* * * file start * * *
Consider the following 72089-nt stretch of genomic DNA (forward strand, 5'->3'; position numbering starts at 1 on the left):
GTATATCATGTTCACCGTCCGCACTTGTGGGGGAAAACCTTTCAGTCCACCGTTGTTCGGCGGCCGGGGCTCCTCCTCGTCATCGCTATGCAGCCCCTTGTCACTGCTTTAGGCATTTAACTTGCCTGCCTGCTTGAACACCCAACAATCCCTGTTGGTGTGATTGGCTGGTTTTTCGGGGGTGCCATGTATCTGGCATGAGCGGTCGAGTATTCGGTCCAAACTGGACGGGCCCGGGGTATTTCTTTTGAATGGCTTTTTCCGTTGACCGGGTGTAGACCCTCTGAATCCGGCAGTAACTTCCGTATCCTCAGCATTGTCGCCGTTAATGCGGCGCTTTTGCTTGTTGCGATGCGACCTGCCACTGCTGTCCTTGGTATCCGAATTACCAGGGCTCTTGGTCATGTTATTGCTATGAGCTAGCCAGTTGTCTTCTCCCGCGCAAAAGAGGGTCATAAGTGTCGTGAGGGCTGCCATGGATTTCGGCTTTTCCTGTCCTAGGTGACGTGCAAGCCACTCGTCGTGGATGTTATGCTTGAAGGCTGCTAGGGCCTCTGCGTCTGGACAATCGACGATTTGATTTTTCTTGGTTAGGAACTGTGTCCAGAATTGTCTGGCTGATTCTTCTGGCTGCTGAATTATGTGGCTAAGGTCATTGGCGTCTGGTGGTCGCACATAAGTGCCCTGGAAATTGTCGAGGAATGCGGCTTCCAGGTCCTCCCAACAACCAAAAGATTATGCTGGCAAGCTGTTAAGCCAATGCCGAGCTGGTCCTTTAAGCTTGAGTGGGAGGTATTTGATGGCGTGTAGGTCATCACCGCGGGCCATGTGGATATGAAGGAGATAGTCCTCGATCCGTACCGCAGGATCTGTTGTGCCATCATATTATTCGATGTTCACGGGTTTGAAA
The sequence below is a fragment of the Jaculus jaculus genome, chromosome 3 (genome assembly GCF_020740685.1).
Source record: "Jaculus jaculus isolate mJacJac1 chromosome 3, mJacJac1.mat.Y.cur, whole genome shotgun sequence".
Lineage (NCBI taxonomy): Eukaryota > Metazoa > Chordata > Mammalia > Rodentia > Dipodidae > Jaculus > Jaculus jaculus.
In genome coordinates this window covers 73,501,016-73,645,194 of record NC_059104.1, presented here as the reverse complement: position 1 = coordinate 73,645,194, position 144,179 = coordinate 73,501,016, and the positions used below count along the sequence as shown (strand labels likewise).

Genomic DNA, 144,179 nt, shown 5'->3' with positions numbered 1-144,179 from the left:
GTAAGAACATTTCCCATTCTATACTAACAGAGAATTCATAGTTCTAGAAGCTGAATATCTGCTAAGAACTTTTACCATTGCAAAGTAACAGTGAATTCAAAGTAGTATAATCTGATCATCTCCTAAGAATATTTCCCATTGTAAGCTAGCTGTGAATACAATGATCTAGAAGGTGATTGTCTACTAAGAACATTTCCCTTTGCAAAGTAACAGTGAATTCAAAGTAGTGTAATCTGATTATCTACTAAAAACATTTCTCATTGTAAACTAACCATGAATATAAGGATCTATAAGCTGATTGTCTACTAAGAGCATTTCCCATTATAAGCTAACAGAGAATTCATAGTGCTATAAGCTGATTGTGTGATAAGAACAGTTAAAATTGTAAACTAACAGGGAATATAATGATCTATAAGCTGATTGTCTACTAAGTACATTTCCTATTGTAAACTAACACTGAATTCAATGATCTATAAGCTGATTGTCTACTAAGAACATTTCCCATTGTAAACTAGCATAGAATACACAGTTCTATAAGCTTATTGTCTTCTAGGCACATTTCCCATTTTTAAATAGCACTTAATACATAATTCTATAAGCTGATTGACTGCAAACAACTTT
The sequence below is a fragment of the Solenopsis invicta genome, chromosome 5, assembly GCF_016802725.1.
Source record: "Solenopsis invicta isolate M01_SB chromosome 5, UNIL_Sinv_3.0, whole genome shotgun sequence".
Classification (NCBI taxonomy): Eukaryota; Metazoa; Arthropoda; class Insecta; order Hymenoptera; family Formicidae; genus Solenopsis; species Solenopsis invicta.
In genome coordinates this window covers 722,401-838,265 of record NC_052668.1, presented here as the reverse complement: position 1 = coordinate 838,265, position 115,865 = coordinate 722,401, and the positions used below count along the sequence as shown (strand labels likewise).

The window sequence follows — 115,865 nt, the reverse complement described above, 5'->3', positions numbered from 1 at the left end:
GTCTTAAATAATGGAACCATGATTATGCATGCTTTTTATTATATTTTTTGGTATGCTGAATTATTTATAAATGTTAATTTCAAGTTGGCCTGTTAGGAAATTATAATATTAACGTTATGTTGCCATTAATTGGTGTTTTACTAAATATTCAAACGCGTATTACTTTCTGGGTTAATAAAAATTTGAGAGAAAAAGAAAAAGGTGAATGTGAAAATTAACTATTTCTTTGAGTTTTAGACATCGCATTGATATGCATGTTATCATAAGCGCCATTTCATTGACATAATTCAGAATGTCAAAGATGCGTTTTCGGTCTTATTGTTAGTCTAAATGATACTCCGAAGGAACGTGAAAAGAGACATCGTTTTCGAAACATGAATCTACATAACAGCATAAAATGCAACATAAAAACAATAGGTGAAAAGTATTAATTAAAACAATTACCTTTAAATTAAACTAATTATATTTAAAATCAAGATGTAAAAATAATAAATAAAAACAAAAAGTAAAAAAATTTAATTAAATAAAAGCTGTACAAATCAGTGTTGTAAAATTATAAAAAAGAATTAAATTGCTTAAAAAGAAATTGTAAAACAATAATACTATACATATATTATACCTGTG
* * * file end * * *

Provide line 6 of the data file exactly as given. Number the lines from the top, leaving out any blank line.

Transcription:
In genome coordinates this window covers 73,501,016-73,645,194 of record NC_059104.1, presented here as the reverse complement: position 1 = coordinate 73,645,194, position 144,179 = coordinate 73,501,016, and the positions used below count along the sequence as shown (strand labels likewise).